Creating e-learning Content for Medical Profession


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Creating e-learning Content for Medical Profession

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  • E-learning is to classroom learning as cell phones are to a pay phone at the bus station. At least it is in some ways. For instance, e-learning allows you to learn anywhere and usually at any time, as long as you have a properly configured computer. Cell phones allow you to communicate any time and usually anywhere, as long as you have a properly configured phone. E-learning can be CD-ROM-based, Network-based, Intranet-based or Internet-based. It can include text, video, audio, animation and virtual environments. It can be a very rich learning experience that can even surpass the level of training you might experience in a crowded classroom. It's self-paced, hands-on learning. The quality of the electronic-based training, as in every form of training, is in its content and its delivery. E-learning can suffer from many of the same pitfalls as classroom training, such as boring slides, monotonous speech, and little opportunity for interaction. The beauty of e-learning, however, is that new software allows the creation of very effective learning environments that can engulf you in the material. 'Blended Learning is an approach to blend different learning methods, techniques and resources and apply and deliver them in an interactive meaningful learning environment. Learners should have easy access to different learning resources to apply the knowledge and skills they learn under the supervision and support of the teacher inside and /or outside the classroom. Such approach may apply face-to-face instruction with computer-mediated instruction. It also applies science or computer laboratory activities with the assistance of innovative educational technologies through computer, cellular or I-phones, Sky TV channels or any other electronic media. Learners and teachers can work together to improve the quality of learning and teaching. The terminal aim of blended learning is to provide realistic practical opportunities for learners and teacher to make learning independent, useful, sustainable and ever growing.' [1]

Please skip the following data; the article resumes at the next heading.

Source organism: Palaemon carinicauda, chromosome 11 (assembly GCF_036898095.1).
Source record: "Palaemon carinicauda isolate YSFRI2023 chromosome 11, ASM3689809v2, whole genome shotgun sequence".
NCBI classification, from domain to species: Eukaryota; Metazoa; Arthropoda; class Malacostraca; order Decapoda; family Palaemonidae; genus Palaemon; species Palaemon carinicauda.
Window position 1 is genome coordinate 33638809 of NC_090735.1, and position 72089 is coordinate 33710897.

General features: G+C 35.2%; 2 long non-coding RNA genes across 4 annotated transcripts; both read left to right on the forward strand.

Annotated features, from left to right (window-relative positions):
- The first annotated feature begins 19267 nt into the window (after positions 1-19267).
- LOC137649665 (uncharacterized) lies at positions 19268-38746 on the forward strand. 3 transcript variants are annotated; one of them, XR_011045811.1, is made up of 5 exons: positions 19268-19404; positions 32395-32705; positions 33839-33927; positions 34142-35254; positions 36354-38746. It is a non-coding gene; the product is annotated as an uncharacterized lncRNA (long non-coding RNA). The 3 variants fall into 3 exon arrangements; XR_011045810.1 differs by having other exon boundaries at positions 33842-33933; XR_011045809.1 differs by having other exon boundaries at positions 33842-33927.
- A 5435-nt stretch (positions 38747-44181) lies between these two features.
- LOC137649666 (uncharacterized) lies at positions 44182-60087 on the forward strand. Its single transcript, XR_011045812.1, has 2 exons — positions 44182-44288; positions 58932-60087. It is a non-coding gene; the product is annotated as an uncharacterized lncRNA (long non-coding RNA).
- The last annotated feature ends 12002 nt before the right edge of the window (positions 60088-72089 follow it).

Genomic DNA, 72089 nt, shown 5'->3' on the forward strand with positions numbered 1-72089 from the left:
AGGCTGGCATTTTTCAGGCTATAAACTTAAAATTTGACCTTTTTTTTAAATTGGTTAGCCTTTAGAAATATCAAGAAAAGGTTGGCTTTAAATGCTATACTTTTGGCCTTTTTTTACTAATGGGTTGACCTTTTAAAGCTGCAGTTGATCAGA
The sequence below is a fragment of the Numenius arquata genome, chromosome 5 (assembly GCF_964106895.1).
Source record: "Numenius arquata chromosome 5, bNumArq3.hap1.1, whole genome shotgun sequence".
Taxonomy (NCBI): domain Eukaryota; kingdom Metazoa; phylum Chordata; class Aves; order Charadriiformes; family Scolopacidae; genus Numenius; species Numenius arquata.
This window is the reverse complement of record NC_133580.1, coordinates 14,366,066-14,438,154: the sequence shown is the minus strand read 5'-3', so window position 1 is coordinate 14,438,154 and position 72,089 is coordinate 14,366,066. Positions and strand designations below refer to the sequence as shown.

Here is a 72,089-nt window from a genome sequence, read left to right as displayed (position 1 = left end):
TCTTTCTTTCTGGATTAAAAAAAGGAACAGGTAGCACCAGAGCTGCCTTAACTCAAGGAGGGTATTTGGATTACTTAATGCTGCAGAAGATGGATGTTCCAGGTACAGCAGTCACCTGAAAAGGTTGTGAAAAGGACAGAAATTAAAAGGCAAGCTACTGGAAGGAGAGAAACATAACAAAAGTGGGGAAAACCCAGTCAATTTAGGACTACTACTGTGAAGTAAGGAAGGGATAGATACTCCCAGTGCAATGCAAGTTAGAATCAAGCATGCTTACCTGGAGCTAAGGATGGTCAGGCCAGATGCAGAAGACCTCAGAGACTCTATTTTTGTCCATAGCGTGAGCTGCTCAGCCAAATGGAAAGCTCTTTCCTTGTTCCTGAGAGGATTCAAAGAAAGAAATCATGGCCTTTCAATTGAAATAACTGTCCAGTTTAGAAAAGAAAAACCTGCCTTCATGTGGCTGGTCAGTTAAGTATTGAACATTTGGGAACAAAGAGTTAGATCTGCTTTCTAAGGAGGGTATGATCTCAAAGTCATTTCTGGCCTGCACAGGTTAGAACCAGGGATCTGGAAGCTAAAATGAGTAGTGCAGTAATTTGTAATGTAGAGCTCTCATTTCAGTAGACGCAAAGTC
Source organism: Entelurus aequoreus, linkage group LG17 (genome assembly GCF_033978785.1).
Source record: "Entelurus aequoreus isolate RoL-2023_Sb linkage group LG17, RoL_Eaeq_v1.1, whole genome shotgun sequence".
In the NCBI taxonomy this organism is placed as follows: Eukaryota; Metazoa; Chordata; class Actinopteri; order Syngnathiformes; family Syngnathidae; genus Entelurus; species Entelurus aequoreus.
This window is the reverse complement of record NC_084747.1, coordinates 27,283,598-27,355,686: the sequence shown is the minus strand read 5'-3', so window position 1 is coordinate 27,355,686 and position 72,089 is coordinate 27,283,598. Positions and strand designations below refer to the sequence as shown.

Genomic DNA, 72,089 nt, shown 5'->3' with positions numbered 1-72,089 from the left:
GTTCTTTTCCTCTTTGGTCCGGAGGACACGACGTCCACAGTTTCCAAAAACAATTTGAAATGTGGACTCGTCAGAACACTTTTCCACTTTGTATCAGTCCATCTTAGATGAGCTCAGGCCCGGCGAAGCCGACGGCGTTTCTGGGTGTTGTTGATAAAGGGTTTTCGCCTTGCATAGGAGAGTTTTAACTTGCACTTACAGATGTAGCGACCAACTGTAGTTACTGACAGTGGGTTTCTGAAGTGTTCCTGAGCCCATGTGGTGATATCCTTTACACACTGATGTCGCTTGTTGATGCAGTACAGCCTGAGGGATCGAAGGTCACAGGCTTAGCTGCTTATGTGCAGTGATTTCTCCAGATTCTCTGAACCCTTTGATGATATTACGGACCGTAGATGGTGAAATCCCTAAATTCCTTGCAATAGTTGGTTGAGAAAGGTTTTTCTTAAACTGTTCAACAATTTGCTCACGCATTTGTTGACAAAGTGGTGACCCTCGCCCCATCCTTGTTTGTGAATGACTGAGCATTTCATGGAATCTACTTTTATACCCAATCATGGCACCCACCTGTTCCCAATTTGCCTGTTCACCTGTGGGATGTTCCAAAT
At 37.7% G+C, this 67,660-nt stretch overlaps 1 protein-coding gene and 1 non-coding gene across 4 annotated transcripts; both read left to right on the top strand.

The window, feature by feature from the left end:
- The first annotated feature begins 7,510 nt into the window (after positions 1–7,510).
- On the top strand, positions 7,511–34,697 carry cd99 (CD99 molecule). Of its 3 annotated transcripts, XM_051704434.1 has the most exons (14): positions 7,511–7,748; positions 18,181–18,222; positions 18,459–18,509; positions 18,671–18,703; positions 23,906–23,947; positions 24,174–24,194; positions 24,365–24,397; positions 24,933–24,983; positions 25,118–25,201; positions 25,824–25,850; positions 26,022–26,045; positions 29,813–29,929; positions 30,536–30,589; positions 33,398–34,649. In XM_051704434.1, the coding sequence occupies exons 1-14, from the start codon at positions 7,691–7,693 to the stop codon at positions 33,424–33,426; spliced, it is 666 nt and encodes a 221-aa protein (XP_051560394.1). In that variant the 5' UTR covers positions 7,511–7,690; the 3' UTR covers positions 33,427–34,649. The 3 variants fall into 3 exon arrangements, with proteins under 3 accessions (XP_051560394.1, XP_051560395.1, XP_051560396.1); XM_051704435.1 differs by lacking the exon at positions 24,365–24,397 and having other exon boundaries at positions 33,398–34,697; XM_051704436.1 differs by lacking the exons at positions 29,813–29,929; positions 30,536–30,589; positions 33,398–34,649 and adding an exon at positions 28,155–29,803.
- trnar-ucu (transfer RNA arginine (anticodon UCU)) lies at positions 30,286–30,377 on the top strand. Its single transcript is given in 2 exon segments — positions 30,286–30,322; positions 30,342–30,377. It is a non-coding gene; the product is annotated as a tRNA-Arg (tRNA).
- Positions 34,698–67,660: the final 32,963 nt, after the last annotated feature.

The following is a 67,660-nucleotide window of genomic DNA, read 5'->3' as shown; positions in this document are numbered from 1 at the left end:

• Creating e-learning Content for Medical Profession

    2. 2. WHAT IS E-LEARNING?Delivery of learning, training or education programs byelectronic means.*Involves the use of a computer or electronic device (e.g.:mobile phone) in some way to provide training, educationalor learning material.May involve a greater variety of equipment than onlinetraining or education, for as the name implies, "online"involves using the Internet or an Intranet. CD-ROM and DVDmaterials may also be used.Blended learning is e-learning combined with other trainingmethods.